British political scientist shows how Kremlin uses Russia's criminal networks in Europe
Over the past 20 years, the role of Russian organized crime in Europe has shifted considerably, Mark Galeotti, a senior researcher at the Institute of International Relations Prague and coordinator of its Centre for European Security, a widely-published specialist on Russian security issues, wrote in his analytical material published by the European Council on Foreign Affairs.
According to Galeotti, today, Russian criminals operate less on the street and more in the shadows: as allies, facilitators and suppliers for local European gangs and continent-wide criminal networks.
The Russian state is highly criminalized, and the interpenetration of the criminal 'underworld' and the political 'upperworld' has led the regime to use criminals from time to time as instruments of its rule, he said.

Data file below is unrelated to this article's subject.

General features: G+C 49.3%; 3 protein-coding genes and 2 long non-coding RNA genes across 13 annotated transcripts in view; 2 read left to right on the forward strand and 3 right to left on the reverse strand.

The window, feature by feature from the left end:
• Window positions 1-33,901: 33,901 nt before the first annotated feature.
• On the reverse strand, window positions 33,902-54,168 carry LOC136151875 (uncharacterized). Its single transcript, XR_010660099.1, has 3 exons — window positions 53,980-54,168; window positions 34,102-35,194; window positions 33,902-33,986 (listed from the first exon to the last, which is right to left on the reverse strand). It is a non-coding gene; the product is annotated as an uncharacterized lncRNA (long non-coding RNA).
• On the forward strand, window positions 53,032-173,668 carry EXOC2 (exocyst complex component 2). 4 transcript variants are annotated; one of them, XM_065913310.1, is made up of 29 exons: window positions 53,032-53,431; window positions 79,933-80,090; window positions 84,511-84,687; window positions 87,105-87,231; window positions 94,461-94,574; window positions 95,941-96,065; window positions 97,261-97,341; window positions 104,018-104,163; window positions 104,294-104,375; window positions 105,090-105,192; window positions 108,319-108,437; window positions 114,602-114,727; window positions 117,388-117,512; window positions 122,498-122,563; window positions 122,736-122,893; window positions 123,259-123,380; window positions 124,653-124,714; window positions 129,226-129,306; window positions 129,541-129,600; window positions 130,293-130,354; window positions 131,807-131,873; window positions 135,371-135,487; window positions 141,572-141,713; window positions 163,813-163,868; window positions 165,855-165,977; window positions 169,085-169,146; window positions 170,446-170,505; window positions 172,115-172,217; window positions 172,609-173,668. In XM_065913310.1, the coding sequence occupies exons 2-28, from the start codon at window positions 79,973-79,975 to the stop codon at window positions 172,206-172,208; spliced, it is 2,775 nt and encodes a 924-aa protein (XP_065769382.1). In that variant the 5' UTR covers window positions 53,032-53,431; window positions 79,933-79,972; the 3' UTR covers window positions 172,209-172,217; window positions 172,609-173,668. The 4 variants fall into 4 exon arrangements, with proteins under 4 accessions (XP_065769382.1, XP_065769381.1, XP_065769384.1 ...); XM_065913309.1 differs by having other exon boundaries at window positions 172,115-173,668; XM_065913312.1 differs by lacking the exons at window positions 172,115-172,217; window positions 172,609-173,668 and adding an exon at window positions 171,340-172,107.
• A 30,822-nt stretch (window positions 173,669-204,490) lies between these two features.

Dirty Russian money buying influence in EU, MEPs warnRussian-based organized crime groups in Europe have been used for a variety of purposes, including as sources of 'black cash,' to launch cyber attacks, to wield political influence, to traffic people and goods, and even to carry out targeted assassinations on behalf of the Kremlin.
Galeotti also added infographics with the location of the Russian-based organized crime (RBOC) and its routes into Europe. The Ukrainian city of Odesa is depicted as one of the main smuggling hubs of the Russian mafia.